Water-Water Exchanger - Heat Transfer in a Water-Water Pipe...

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Heat Transfer in a Water-Water Pipe Heat Exchanger Eric Burbach, Alex McKinney, Mason Merritt, Jasa Zunaibi University of Nebraska-Lincoln
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Table of Contents Abstract: 3 Introduction 3 Experimental Apparatus 8 Safety 11 Operating Procedures 11 Personal and Chemical Safety 11 Process safety 12 Results and Discussion 12 Calculating Overall Heat Transfer Coefficient (U) 13 Determining Accuracy of Constructed Models 13 Estimating Overall Heat Transfer Coefficient (U) 14 Energy Conservation Validity 14 Effects of Operating Conditions 16 Flow Configuration 16 Flow Rate 17 Inner Pipe Inlet Temperature 18 Overall Heat Transfer Coefficient Primary Dependency 19 Conclusions and Recommendations 20 References 22 Appendix 23 Appendix A 23 Appendix B 23 Appendix C 23 Appendix D 23 Appendix E 23 2
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Abstract: The objective of this experiment was to model the temperature distribution and overall heat transfer coefficient, U, for a cocurrent and countercurrent water- water heat exchanger and observe how different conditions affect it and the heat transferred. In this experiment, two streams of water were flown through a piping system with a known inlet and outlet temperatures and flow rates. The pipes were 1.5 in type L hard temper copper tubing for the annulus and 1 in type L hard temper copper tubing inner pipe sections. The annulus section had an outer diameter of 1.625 in with 0.06 in wall thickness and the inner section had a outer diameter of 1.125 in with 0.05 in wall thickness. The exchanger is split into four section of contact between the inner and annulus pipe of 19 ft each. Inlet flow and temperatures were varied to observe the change in the temperature, heat transferred, and overall heat transfer coefficient values . The heat formula was used to find the energy transferred throughout the exchanger and empirical formulas were used to find the predicted U. The measured U was calculated using nonlinear regression in combination with the steady state energy balances for cocurrent and countercurrent streams. An approximately equal amount of energy from the hot stream transferred to the cold stream regardless of the operating conditions. The calculated Q values between the two pipes varied by less than a percent in all trials. Countercurrent flow transferred more energy in every trial ran.The measured cocurrent U ranges from changing flow by 54.24 lb/min and temperature by 14 were 532 W/m 2 K and 316 W/m 2 K respectively. The measured countercurrent U ranges from changing flow by 52.61 lb/min and temperature by 13 were 1431 W/m 2 K and 282 W/m 2 K respectively. These ranges show that U is a strong function of the flow rate. Heat transfer was not a function of position for countercurrent flow because of a constant temperature gradient. In this experiment, Q is a strong function of position for cocurrent flow and begins to level off after 10 meters because of the constantly decreasing temperature gradient.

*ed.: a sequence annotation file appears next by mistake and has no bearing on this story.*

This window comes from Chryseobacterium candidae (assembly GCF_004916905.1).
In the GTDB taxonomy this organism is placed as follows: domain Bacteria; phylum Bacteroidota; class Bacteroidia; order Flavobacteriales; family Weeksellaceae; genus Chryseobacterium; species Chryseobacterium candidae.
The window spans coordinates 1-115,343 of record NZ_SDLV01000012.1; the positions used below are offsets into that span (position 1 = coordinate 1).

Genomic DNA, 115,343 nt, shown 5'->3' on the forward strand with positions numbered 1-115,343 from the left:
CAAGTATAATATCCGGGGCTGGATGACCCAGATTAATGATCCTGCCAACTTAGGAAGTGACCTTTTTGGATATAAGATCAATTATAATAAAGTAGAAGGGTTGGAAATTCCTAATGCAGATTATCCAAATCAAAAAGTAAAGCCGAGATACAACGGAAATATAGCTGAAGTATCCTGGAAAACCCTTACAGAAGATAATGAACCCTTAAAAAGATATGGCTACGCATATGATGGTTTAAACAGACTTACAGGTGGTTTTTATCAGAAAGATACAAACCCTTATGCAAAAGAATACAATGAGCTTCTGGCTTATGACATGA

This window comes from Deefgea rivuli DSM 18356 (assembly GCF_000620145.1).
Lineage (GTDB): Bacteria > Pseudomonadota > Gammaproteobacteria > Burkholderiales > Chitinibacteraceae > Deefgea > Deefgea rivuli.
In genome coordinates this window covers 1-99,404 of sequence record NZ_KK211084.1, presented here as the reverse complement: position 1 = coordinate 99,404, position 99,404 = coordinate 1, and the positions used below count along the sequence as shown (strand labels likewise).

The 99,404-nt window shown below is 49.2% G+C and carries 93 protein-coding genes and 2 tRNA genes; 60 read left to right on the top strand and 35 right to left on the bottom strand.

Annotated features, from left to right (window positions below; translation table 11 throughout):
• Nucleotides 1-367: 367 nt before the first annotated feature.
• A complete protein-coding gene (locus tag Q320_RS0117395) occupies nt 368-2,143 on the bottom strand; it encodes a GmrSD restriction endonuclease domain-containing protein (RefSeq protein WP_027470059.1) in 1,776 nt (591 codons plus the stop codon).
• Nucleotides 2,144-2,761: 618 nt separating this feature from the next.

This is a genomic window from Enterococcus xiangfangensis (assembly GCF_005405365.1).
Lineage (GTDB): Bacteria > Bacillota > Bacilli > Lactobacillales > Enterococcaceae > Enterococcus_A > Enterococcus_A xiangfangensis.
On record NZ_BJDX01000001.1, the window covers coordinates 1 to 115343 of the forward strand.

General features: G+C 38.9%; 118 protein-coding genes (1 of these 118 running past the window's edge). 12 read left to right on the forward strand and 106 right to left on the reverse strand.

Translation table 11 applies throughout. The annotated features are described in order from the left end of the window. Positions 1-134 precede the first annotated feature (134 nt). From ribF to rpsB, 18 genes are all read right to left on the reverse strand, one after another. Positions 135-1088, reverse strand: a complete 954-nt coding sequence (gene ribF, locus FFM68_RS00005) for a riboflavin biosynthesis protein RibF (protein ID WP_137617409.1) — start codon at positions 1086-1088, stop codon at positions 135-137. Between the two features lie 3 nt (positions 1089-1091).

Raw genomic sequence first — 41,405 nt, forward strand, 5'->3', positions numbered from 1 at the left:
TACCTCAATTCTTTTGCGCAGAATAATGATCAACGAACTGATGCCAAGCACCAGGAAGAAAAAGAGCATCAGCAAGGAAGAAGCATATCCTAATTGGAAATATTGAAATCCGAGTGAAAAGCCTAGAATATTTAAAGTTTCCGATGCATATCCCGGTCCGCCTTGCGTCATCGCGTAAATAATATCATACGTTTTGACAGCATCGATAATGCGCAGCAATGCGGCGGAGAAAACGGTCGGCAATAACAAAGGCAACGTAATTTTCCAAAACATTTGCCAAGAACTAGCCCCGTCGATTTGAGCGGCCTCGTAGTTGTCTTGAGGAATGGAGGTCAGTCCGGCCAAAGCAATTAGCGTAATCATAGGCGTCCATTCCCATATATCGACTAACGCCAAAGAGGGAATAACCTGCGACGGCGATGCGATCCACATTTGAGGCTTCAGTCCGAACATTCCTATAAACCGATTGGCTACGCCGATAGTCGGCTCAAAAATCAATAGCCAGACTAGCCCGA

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  • Spring '18
  • Hunter Floodman
  • Heat Transfer, countercurrent flow, Cocurrent flow

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